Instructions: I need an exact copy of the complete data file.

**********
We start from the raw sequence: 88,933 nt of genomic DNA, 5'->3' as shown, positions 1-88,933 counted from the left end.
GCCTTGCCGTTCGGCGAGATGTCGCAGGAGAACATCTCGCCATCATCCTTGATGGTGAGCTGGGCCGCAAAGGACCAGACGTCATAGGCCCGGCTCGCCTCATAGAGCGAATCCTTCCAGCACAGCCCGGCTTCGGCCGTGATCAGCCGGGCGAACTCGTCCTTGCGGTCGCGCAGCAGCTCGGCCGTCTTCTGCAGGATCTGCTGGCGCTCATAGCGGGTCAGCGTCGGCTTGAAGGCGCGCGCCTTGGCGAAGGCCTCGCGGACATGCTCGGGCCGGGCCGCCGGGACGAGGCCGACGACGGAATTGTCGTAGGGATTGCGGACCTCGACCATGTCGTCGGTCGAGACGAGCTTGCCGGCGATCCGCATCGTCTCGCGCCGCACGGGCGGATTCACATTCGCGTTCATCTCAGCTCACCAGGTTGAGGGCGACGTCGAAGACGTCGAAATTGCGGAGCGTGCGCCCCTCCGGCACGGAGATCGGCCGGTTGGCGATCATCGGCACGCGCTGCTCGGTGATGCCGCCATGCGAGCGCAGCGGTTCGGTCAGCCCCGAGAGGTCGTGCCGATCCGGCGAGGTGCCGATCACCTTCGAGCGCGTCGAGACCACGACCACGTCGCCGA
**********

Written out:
We start from the raw sequence: 88,933 nt of genomic DNA, 5'->3' as shown, positions 1-88,933 counted from the left end.
GCCTTGCCGTTCGGCGAGATGTCGCAGGAGAACATCTCGCCATCATCCTTGATGGTGAGCTGGGCCGCAAAGGACCAGACGTCATAGGCCCGGCTCGCCTCATAGAGCGAATCCTTCCAGCACAGCCCGGCTTCGGCCGTGATCAGCCGGGCGAACTCGTCCTTGCGGTCGCGCAGCAGCTCGGCCGTCTTCTGCAGGATCTGCTGGCGCTCATAGCGGGTCAGCGTCGGCTTGAAGGCGCGCGCCTTGGCGAAGGCCTCGCGGACATGCTCGGGCCGGGCCGCCGGGACGAGGCCGACGACGGAATTGTCGTAGGGATTGCGGACCTCGACCATGTCGTCGGTCGAGACGAGCTTGCCGGCGATCCGCATCGTCTCGCGCCGCACGGGCGGATTCACATTCGCGTTCATCTCAGCTCACCAGGTTGAGGGCGACGTCGAAGACGTCGAAATTGCGGAGCGTGCGCCCCTCCGGCACGGAGATCGGCCGGTTGGCGATCATCGGCACGCGCTGCTCGGTGATGCCGCCATGCGAGCGCAGCGGTTCGGTCAGCCCCGAGAGGTCGTGCCGATCCGGCGAGGTGCCGATCACCTTCGAGCGCGTCGAGACCACGACCACGTCGCCGA